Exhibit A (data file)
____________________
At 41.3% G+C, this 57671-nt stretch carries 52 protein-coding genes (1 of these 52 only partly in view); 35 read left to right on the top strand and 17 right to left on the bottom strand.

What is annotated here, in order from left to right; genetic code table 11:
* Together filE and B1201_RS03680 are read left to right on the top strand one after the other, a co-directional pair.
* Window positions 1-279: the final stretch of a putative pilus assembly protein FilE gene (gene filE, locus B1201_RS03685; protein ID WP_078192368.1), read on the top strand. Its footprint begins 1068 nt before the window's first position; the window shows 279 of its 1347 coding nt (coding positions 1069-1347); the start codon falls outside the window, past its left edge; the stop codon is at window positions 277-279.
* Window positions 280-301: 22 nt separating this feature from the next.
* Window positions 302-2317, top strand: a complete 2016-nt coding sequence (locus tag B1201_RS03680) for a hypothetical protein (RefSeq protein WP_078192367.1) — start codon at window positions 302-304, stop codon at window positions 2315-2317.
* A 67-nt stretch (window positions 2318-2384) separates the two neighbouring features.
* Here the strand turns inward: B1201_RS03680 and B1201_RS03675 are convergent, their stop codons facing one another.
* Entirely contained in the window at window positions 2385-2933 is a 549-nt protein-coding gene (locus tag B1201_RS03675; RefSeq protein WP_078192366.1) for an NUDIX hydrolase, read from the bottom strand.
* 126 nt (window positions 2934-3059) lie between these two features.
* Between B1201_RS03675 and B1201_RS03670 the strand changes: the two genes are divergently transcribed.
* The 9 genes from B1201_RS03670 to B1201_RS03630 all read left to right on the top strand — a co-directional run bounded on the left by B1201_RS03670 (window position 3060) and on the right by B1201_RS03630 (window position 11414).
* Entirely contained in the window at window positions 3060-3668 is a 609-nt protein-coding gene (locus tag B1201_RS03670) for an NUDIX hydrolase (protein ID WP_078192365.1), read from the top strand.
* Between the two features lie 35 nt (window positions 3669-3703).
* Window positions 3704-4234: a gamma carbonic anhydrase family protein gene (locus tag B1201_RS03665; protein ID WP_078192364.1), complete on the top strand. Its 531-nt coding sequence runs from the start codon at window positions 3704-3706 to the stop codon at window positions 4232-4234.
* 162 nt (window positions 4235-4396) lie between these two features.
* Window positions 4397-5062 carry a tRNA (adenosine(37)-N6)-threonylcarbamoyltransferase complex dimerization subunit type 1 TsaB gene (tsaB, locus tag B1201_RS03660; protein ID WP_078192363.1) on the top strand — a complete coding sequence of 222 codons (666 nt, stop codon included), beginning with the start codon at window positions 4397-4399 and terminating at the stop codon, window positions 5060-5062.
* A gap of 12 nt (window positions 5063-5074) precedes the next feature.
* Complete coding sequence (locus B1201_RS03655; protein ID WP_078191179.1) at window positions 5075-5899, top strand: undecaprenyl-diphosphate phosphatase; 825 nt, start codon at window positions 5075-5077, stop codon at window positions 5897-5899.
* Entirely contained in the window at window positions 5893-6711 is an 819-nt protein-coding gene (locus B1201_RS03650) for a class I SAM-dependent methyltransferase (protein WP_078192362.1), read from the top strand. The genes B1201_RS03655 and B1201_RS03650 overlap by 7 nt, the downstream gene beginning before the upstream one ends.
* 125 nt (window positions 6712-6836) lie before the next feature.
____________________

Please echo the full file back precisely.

At 41.3% G+C, this 57671-nt stretch carries 52 protein-coding genes (1 of these 52 only partly in view); 35 read left to right on the top strand and 17 right to left on the bottom strand.

What is annotated here, in order from left to right; genetic code table 11:
* Together filE and B1201_RS03680 are read left to right on the top strand one after the other, a co-directional pair.
* Window positions 1-279: the final stretch of a putative pilus assembly protein FilE gene (gene filE, locus B1201_RS03685; protein ID WP_078192368.1), read on the top strand. Its footprint begins 1068 nt before the window's first position; the window shows 279 of its 1347 coding nt (coding positions 1069-1347); the start codon falls outside the window, past its left edge; the stop codon is at window positions 277-279.
* Window positions 280-301: 22 nt separating this feature from the next.
* Window positions 302-2317, top strand: a complete 2016-nt coding sequence (locus tag B1201_RS03680) for a hypothetical protein (RefSeq protein WP_078192367.1) — start codon at window positions 302-304, stop codon at window positions 2315-2317.
* A 67-nt stretch (window positions 2318-2384) separates the two neighbouring features.
* Here the strand turns inward: B1201_RS03680 and B1201_RS03675 are convergent, their stop codons facing one another.
* Entirely contained in the window at window positions 2385-2933 is a 549-nt protein-coding gene (locus tag B1201_RS03675; RefSeq protein WP_078192366.1) for an NUDIX hydrolase, read from the bottom strand.
* 126 nt (window positions 2934-3059) lie between these two features.
* Between B1201_RS03675 and B1201_RS03670 the strand changes: the two genes are divergently transcribed.
* The 9 genes from B1201_RS03670 to B1201_RS03630 all read left to right on the top strand — a co-directional run bounded on the left by B1201_RS03670 (window position 3060) and on the right by B1201_RS03630 (window position 11414).
* Entirely contained in the window at window positions 3060-3668 is a 609-nt protein-coding gene (locus tag B1201_RS03670) for an NUDIX hydrolase (protein ID WP_078192365.1), read from the top strand.
* Between the two features lie 35 nt (window positions 3669-3703).
* Window positions 3704-4234: a gamma carbonic anhydrase family protein gene (locus tag B1201_RS03665; protein ID WP_078192364.1), complete on the top strand. Its 531-nt coding sequence runs from the start codon at window positions 3704-3706 to the stop codon at window positions 4232-4234.
* 162 nt (window positions 4235-4396) lie between these two features.
* Window positions 4397-5062 carry a tRNA (adenosine(37)-N6)-threonylcarbamoyltransferase complex dimerization subunit type 1 TsaB gene (tsaB, locus tag B1201_RS03660; protein ID WP_078192363.1) on the top strand — a complete coding sequence of 222 codons (666 nt, stop codon included), beginning with the start codon at window positions 4397-4399 and terminating at the stop codon, window positions 5060-5062.
* A gap of 12 nt (window positions 5063-5074) precedes the next feature.
* Complete coding sequence (locus B1201_RS03655; protein ID WP_078191179.1) at window positions 5075-5899, top strand: undecaprenyl-diphosphate phosphatase; 825 nt, start codon at window positions 5075-5077, stop codon at window positions 5897-5899.
* Entirely contained in the window at window positions 5893-6711 is an 819-nt protein-coding gene (locus B1201_RS03650) for a class I SAM-dependent methyltransferase (protein WP_078192362.1), read from the top strand. The genes B1201_RS03655 and B1201_RS03650 overlap by 7 nt, the downstream gene beginning before the upstream one ends.
* 125 nt (window positions 6712-6836) lie before the next feature.